Nicole Kidman: Nic at Twilight

Caught in a spotlight, Nicole Kidman can seem distant and reserved. But have a talk with her in quiet evening light, and she comes across as relaxed and open--about working with Sandra Bullock on her new film Practical Magic ("She doesn't take it all too seriously, and that's good"), about her never-ending shoot with Stanley Kubrick on Eyes Wide Shut ("I would do it again in a second"), about Tom ("I've been going through a pretty romantic stage lately") and about herself ("I wouldn't mind having bigger boobs").

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Nicole Kidman pulls into my driveway, gets out of her new deep blue BMW 850 holding two plastic bags of sushi, tells me she's starving, and walks into my house as if she's been there before. She offers to help my wife put the food on plates, places her keys on a table and says, "I lose everything--so remember that they're here." Two minutes in my house and already I feel her energy and determination. She looks younger than her 31 years, and she's a lithe, graceful five-foot-ten. In street parlance, it's easy to see that she's got game.

Kidman found an agent for herself at 14 and began acting in Australia, where she twice won the Australian Film Institute's award for best actress in a miniseries. At 19, she landed a starring role in her first feature film, Dead Calm. It didn't take long for Tom Cruise to want her in his film Days of Thunder, and by the time she turned 23 they were married. They starred together in another film, Far and Away, and recently completed working with the legendary Stanley Kubrick on Eyes Wide Shut, one of the most anticipated and secretive films ever, and still not ready for release. In addition to those films, Kidman has done Billy Bathgate _(1991), _My Life (1993), Malice (1993), Batman Forever (1995), To Die For (1995), for which she won a Golden Globe, The Portrait of a Lady (1996) and The Peacemaker (1997). Her new film is Practical Magic with Sandra Bullock.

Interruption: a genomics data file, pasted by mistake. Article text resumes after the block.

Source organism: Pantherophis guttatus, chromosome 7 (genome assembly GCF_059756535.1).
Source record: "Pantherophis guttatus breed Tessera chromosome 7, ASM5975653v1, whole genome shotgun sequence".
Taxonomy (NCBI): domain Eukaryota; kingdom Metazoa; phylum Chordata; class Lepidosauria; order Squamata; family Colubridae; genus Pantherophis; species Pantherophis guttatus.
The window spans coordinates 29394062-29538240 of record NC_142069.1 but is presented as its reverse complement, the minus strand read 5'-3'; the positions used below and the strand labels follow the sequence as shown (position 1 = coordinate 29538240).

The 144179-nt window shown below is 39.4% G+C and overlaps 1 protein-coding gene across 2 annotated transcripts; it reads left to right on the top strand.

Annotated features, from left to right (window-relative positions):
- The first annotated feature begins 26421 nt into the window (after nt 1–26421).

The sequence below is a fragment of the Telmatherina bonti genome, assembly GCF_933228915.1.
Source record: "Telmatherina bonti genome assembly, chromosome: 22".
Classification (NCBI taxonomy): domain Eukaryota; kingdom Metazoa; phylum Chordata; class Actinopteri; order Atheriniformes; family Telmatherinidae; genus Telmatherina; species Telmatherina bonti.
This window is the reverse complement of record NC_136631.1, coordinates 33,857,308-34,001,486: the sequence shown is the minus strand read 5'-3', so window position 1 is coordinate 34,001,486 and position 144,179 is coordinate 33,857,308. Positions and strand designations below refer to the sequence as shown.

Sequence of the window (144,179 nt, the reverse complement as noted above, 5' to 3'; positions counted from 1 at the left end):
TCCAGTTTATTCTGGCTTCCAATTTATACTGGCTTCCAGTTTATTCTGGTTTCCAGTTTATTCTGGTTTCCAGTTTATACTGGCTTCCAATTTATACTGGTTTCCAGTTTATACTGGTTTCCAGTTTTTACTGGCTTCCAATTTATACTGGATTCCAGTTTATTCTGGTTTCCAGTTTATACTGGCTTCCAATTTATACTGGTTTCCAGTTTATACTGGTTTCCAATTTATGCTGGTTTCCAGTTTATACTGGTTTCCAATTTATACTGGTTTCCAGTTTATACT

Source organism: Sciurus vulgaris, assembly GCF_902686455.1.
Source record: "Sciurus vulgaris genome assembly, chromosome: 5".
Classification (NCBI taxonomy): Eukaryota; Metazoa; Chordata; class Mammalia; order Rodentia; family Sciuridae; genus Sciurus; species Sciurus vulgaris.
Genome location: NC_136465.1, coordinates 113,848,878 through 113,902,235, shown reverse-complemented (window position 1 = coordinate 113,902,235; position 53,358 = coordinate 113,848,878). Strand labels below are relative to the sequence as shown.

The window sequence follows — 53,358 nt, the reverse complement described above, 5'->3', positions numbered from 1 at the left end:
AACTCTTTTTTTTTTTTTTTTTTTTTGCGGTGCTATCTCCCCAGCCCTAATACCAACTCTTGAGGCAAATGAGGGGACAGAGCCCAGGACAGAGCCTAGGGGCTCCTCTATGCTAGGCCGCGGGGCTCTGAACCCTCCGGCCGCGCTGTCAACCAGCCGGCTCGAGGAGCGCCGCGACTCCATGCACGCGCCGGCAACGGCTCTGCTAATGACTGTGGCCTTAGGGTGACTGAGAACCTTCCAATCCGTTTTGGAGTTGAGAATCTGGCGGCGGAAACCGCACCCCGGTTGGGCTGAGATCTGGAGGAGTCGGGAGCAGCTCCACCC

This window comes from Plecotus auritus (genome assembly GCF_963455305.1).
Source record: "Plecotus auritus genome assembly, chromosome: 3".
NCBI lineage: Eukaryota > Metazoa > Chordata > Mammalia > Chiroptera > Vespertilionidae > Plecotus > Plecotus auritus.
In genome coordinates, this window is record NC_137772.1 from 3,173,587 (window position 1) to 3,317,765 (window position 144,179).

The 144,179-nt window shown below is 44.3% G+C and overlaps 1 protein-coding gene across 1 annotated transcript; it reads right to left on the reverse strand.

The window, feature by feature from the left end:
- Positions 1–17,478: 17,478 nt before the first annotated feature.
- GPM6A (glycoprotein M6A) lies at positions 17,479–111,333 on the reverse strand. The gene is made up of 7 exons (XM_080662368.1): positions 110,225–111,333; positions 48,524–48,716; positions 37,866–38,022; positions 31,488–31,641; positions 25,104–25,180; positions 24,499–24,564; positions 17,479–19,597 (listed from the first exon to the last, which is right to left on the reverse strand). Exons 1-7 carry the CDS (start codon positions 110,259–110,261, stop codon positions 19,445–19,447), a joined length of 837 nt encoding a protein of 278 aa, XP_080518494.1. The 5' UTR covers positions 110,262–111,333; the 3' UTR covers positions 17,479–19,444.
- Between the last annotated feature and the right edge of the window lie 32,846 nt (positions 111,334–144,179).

LAWRENCE GROBEL: You and Sandra Bullock play sisters in Practical Magic. Did you enjoy working with her?

NICOLE KIDMAN: Yeah. I never got to work opposite a woman before and I liked it. Sandy's a tomboy and she likes to have fun. She doesn't take it all too seriously, and that's good. We just laughed. We teased [director] Griffin [Dunne] and had a lot of fun together and have become good friends.

Q: Do you have many friends?

A: A lot. And I'm glad I can say that. Most of my friends I knew from Australia. They were actors and they're now leading the industry there. In L.A. not many actors meet each other because you're off and about and quite isolated.

Q: You and Tom were off and about for quite a while working with Stanley Kubrick on Eyes Wide Shut.

A: Yeah, that took a year and a half and will never be seen by anybody! But it does exist.

Q: Looking back, how would you assess the experience?

A: People looked at us like we were crazy to go there. But we weren't giving up anything, we were working with Kubrick. Yeah, could we have done three other movies and made lots of money--who cares? This was an epoch in our lives. I will forever remember it for being this strange, wonderful experience.